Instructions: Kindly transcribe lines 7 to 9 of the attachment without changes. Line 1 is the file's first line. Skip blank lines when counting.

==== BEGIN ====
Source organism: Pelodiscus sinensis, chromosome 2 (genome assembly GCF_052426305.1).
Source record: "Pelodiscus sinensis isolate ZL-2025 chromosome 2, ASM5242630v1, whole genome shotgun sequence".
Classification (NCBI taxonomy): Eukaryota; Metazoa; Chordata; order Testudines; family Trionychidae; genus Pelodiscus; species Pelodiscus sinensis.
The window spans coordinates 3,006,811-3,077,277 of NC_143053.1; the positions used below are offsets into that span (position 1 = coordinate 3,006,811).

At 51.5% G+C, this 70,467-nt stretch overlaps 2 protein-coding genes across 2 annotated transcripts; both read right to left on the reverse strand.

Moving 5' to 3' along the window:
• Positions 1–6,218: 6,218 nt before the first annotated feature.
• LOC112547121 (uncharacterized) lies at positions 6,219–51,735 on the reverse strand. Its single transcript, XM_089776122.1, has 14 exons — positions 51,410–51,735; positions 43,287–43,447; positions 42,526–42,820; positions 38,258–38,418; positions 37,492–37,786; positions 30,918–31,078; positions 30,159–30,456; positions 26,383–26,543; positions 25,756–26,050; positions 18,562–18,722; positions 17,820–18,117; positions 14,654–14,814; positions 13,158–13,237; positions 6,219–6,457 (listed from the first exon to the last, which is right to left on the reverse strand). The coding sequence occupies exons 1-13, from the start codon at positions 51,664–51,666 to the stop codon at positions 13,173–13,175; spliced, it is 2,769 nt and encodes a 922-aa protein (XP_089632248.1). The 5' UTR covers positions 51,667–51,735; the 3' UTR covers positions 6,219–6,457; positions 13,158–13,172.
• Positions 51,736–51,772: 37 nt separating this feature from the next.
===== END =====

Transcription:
• Positions 1–6,218: 6,218 nt before the first annotated feature.
• LOC112547121 (uncharacterized) lies at positions 6,219–51,735 on the reverse strand. Its single transcript, XM_089776122.1, has 14 exons — positions 51,410–51,735; positions 43,287–43,447; positions 42,526–42,820; positions 38,258–38,418; positions 37,492–37,786; positions 30,918–31,078; positions 30,159–30,456; positions 26,383–26,543; positions 25,756–26,050; positions 18,562–18,722; positions 17,820–18,117; positions 14,654–14,814; positions 13,158–13,237; positions 6,219–6,457 (listed from the first exon to the last, which is right to left on the reverse strand). The coding sequence occupies exons 1-13, from the start codon at positions 51,664–51,666 to the stop codon at positions 13,173–13,175; spliced, it is 2,769 nt and encodes a 922-aa protein (XP_089632248.1). The 5' UTR covers positions 51,667–51,735; the 3' UTR covers positions 6,219–6,457; positions 13,158–13,172.
• Positions 51,736–51,772: 37 nt separating this feature from the next.